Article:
Consumers in the US took advantage of the government’s cash-for-clunkers program in July, giving auto dealers a lift while other retailers struggled to lure customers, economists said ahead of reports.
Figures from the Commerce Department will show total purchases climbed 0.8 percent, the most in six months, according to the median estimate of 76 economists in a Bloomberg News survey. Excluding autos, sales probably rose just 0.1 percent.
“Spending will look much better in the third quarter because of a temporary boost from cash-for-clunkers,” said Joseph Brusuelas, a director at Moody’s Economy.com in West Chester, Pennsylvania. “Outside of autos, though, consumption is very weak, and there is little reason to expect any measurable improvement.”
Retailers such as Macy’s Inc. are cutting costs and inventories to bolster profits as ongoing job losses and falling home values prompt Americans to cut back on non- essential items. The sales figures will underscore the views of Federal Reserve policy makers, who said yesterday that spending remains “constrained,” even as the economy “is leveling out.”
The retail sales report is due at 8:30 a.m. in Washington. Economists’ estimates ranged from a decline of 0.9 percent to a gain of 2 percent. Excluding autos, the projected increase in sales would be the smallest in three months.
Figures from the Labour Department shows the number of workers filing applications for unemployment benefits fell to 545,000 last week from 550,000 a week earlier. While down from the first half of the year, claims remain higher than the 350,000 per week filed on average during the six-year expansion that ended in December 2007.
Another report from Labour at the same time may show the cost of imported goods in July dropped for the first time in six months as fuel prices retreated after surging in June, economists forecast.
President Barack Obama last week signed into law an emergency measure giving an additional $2 billion to the cash- for-clunkers program after the original $1 billion ran out months earlier than projected. The infusion of funds was intended to extend the program through August.
Industry data showed sales of cars and light trucks rose to an 11.2 million annual unit pace in July, the highest since September, after the government offered credits of up to $4,500 to trade in gas-guzzlers for more fuel-efficient vehicles.
Other retailers haven’t had as much success. Macy’s, the second-biggest US department store chain, said yesterday it cut inventories 7.5 percent in the second quarter from a year ago as sales dropped.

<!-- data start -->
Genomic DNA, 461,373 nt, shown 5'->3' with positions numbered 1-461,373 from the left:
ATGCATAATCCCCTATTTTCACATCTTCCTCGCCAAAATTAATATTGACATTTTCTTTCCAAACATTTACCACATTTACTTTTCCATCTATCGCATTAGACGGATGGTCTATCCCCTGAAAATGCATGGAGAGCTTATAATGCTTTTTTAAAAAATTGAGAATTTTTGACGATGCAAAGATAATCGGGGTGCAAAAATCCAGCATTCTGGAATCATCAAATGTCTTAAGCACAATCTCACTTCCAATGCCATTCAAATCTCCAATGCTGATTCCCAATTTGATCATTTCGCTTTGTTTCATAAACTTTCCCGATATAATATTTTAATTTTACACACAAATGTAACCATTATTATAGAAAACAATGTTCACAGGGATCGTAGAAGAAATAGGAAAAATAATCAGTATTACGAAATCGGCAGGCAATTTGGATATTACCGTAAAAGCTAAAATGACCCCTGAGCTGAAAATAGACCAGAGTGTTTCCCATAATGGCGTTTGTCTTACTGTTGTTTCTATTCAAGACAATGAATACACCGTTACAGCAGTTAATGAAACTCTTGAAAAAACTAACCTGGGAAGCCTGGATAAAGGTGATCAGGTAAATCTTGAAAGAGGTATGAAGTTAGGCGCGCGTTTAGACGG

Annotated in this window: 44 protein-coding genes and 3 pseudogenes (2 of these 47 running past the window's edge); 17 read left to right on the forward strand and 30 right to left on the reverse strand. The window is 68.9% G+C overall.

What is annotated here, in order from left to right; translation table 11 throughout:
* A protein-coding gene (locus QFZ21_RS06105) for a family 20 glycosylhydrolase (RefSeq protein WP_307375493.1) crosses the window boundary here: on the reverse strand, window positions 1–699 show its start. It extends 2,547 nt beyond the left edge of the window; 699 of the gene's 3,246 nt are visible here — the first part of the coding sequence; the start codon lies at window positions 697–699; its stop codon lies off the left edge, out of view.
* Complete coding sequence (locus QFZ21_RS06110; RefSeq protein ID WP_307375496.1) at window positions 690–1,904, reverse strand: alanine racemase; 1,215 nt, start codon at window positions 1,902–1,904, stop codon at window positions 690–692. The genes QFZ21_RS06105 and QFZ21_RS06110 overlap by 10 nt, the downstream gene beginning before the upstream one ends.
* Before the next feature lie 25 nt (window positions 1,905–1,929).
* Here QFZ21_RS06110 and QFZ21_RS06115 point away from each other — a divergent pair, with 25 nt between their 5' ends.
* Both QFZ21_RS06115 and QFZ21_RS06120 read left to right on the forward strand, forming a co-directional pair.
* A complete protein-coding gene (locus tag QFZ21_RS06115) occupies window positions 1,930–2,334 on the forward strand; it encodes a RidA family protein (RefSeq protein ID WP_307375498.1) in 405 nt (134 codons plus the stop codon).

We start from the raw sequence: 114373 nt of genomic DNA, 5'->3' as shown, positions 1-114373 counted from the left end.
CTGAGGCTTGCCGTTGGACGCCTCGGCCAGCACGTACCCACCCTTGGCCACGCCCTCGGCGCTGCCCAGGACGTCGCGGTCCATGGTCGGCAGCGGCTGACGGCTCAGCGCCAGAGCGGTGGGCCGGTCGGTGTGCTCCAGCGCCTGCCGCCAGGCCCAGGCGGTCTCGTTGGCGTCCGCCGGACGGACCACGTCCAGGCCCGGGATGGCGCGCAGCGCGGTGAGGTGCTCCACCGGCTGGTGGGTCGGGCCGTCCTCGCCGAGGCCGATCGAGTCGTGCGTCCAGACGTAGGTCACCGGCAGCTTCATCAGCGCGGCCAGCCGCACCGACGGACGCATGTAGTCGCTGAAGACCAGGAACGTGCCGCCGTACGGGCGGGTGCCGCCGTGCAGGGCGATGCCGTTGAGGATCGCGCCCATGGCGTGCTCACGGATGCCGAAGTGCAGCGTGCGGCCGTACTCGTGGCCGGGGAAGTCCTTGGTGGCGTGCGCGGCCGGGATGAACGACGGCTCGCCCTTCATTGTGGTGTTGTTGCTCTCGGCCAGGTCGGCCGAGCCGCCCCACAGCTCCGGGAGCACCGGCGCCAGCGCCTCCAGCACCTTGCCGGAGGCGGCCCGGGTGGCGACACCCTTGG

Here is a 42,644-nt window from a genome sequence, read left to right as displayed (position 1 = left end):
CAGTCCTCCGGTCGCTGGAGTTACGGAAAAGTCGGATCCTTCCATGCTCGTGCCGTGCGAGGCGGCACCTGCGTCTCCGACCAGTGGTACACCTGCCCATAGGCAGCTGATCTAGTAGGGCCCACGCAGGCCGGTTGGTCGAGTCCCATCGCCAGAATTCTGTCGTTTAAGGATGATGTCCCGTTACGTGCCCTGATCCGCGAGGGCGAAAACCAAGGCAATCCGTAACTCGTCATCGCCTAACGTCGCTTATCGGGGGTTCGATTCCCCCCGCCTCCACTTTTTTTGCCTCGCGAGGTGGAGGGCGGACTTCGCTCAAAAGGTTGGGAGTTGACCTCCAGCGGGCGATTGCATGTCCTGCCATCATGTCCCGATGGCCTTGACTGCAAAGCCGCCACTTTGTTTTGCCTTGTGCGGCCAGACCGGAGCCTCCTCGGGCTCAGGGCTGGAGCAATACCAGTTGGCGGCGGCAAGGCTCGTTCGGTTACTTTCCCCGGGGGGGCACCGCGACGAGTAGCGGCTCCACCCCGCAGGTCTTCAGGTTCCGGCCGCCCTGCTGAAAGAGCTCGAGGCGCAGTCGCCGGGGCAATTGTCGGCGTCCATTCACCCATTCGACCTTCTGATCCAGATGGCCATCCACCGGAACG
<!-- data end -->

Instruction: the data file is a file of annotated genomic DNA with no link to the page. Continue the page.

Karen Hoguet, chief financial officer at the Cincinnati- based company, said on a conference call that Macy’s is “cautiously optimistic” its sales trends will improve.
Another report from the Commerce Department shows stockpiles at US companies declined in June for a tenth consecutive month.
Consumer spending, which accounts for 70 percent of the economy, is projected to grow at an average 1.6 percent pace through the first half of 2010, ending its worst slump since 1980, according to the median estimate of economists surveyed this month by Bloomberg News. Purchases rose at an average 3.5 percent pace in the decade before the current recession began in December 2007.
Fed policy makers yesterday said they will hold the benchmark interest rate “exceptionally low” for an “extended period” to help sustain a recovery. They also added “sluggish income growth” to the list of reasons why household spending is likely to be slow to rebound. Headwinds previously mentioned included job losses, tight credit and falling home values.
The economy lost 247,000 jobs in July, the fewest since last August and down from a 443,000 drop the prior month, the Labour Department reported last week. Retailers cut 44,000 positions, more than twice the 21,000 eliminated in June.
The report also showed the jobless rate unexpectedly dropped to 9.4 percent from 9.5 percent in June as discouraged workers left the labor force. The decline was the first since April 2008.